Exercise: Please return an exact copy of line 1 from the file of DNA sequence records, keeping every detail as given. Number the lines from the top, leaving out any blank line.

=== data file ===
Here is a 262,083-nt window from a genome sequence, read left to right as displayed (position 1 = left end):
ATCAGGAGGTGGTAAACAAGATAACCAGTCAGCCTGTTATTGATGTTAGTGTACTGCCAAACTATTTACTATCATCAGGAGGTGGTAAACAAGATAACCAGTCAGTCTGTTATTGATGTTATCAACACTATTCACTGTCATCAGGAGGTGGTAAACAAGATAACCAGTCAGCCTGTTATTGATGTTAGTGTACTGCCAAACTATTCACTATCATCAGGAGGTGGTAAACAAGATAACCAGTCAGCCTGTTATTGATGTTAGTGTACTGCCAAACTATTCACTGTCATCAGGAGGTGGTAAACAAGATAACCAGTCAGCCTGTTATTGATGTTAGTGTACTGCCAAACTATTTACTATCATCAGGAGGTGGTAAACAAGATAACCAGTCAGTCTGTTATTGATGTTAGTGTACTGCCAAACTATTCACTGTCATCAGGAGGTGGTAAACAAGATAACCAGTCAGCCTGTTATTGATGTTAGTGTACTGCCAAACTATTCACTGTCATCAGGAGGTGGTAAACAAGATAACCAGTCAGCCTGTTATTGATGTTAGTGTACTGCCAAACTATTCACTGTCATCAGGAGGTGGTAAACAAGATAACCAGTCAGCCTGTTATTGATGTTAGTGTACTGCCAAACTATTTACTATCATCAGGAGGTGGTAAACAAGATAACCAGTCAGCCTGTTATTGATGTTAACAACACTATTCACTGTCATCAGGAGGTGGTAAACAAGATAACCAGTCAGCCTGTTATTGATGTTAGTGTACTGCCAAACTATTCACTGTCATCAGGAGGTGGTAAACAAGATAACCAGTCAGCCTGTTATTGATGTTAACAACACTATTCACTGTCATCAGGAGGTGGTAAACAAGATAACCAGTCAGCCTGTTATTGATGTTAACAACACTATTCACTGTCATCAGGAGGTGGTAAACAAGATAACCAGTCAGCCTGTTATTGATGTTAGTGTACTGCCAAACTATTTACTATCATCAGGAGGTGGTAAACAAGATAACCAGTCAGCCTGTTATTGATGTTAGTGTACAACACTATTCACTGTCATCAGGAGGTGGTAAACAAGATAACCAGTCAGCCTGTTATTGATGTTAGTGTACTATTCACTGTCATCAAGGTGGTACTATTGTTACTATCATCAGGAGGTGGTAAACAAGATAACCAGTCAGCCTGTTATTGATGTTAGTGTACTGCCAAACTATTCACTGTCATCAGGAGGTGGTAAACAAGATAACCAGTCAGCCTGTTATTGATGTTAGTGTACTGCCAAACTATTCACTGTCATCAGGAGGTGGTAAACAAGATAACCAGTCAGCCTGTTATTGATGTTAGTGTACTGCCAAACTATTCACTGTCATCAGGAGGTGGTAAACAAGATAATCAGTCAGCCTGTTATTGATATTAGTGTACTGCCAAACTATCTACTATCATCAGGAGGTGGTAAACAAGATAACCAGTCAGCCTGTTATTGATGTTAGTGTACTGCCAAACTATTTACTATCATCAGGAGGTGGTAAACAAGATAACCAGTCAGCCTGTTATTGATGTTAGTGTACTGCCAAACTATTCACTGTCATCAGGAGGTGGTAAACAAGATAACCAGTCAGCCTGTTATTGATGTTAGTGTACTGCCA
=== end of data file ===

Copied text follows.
Here is a 262,083-nt window from a genome sequence, read left to right as displayed (position 1 = left end):